The FTSE 100 closed 0.5% higher at 7,700.97 as the Bank of England Governor Mark Carney and his colleagues opted to keep UK interest rates on hold at 0.5%.
Next Tuesday (15 May) Carney may face further scrutiny as he testifies on rates, inflation and the economy to MPs (see Economic update). The same day average earnings data for the UK, which helps influence interest rates, is released by the Office for National Statistics, followed later by US retail sales. On Wednesday (16 May) US building permits are out. This is an excellent gauge of construction activity going forward because obtaining a permit is one of the first steps involved in constructing a new building. Wednesday also sees an update on US crude oil inventories, these may help determine whether the current strength in oil prices is maintained. If there is a large draw in inventories it could drive prices even higher, while a big build would likely prompt the opposite move.
The oil price reached new highs for 2018 this week as US president Donald Trump pulled out of the Iran nuclear deal and vowed to impose new sanctions on the OPEC member. Iran’s oil exports were reduced by more than 1m barrels a day between 2012 and 2015 amid sanctions from the US and EU to force Tehran to negotiate over its nuclear programme. It subsequently increased oil production after sanctions were lifted following an agreement on nuclear activities.
That extra oil production now looks like it could be partially withdrawn. In turn, speculation over reduced oil supplies has served to push up the oil price. Oil stocks are being lifted by the commodity price movement including Premier Oil (PMO), BP (BP.) and Royal Dutch Shell (RDSB). Perhaps even more significantly, Trump has said the US will act against countries which trade with or support Iran, threatening a wider impact from the move. The net result was that Brent crude traded at its highest level since November 2014 at around $77 per barrel.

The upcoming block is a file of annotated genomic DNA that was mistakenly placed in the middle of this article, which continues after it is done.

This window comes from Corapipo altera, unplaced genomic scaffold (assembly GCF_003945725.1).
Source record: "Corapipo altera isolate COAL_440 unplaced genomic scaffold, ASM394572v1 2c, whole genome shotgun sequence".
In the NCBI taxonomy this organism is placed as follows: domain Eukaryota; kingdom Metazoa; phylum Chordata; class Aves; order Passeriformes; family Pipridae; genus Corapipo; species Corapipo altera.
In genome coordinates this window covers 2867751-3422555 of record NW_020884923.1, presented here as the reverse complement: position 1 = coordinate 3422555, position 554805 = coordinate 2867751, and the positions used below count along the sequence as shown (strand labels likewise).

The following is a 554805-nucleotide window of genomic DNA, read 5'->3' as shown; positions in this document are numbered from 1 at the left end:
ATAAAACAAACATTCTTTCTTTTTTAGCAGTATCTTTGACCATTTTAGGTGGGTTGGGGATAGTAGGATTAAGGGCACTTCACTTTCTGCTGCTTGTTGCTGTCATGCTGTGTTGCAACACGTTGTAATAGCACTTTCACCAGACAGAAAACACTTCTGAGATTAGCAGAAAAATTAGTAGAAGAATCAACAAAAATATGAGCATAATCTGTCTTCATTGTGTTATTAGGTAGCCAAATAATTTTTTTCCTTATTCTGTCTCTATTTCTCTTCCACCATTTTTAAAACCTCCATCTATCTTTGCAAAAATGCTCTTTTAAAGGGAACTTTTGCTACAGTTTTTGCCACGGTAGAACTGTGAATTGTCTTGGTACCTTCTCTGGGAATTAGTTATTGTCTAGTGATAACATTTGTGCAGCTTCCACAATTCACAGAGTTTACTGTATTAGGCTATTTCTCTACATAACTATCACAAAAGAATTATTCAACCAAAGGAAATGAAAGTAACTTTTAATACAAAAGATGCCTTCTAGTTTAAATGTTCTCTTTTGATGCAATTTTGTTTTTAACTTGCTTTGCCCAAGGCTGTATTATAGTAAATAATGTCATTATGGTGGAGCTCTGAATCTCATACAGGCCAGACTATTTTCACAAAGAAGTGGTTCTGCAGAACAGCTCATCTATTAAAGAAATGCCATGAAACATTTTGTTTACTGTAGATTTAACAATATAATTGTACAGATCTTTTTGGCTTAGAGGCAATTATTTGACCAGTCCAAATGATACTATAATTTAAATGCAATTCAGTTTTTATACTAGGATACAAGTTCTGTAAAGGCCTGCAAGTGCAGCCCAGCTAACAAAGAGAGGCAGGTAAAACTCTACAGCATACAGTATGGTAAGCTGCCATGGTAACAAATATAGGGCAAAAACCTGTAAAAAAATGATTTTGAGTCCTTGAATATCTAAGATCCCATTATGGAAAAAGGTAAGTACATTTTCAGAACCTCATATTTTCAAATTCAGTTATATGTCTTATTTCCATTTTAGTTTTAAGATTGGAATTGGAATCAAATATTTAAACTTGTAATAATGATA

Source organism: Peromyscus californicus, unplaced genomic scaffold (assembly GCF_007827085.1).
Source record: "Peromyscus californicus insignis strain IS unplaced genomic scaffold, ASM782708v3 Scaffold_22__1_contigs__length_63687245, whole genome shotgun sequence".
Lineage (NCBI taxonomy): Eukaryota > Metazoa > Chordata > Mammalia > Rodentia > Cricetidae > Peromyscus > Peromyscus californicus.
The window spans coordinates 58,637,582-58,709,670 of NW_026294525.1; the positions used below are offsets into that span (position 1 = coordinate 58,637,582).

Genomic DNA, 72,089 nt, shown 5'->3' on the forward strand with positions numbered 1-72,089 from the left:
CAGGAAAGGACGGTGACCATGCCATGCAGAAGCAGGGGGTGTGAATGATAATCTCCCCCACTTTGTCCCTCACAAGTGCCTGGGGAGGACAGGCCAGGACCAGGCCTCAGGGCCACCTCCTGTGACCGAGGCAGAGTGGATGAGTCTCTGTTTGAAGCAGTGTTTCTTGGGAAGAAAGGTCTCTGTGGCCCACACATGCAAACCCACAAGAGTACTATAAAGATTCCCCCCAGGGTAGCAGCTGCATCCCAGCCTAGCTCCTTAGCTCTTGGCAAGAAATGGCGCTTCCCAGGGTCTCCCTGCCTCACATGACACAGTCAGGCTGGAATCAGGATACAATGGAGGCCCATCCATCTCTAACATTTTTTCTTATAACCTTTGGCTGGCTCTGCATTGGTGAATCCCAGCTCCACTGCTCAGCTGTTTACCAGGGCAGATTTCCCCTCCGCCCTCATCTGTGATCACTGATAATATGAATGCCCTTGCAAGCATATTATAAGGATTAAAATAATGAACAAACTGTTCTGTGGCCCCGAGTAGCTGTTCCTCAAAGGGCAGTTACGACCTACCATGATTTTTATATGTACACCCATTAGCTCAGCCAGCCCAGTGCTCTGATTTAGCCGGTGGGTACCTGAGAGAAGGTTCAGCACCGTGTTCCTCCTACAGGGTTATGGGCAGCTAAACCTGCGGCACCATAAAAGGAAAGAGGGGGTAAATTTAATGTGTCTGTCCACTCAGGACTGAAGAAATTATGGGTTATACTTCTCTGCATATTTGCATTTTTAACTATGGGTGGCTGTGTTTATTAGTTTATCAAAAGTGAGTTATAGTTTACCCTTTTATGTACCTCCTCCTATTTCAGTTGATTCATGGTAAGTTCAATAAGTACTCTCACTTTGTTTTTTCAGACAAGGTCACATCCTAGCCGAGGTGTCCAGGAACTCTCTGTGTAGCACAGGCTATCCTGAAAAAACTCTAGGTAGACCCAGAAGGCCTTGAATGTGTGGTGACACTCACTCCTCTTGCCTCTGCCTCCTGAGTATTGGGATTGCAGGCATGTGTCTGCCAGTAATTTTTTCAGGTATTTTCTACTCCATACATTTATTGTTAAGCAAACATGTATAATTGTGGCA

The shifting expectations over interest rates have put pressure on sterling and the currency markets could well be influenced by Bank of England Governor Mark Carney’s testimony to MPs next Tuesday (15 May). The FTSE 100 index has been outperforming several of its global peers in recent weeks and a key factor has been a decline in sterling amid continuing ructions over Brexit and weak UK growth figures. A fall in the pound increases the relative value of its constituents’ overseas earnings.
Higher oil prices should be good for oil and gas companies. Investors can gain exposure to a basket of US oil firms through exchange-traded fund Source Energy S&P US Select Sector (XLEP) which has an ongoing charge of 0.3%.
15 May – One of the UK’s largest real estate investment trusts, Land Securities (LAND), is set to report its results for the 12 months to 31 March 2018. Look for an update on the valuation of its portfolio as its stock currently trades at a material discount to net asset value implying the market reckons that valuations have been set too high.
15 May – It has been six months since fancy cakes seller Patisserie (CAKE:AIM) reported on trading and investors will be keen to see if its performance has come under pressure amid a difficult consumer backdrop. The market looks to be expecting good news when the Patisserie Valerie owner reports its half-year results given its shares hit a two-year high at 417p earlier this month.
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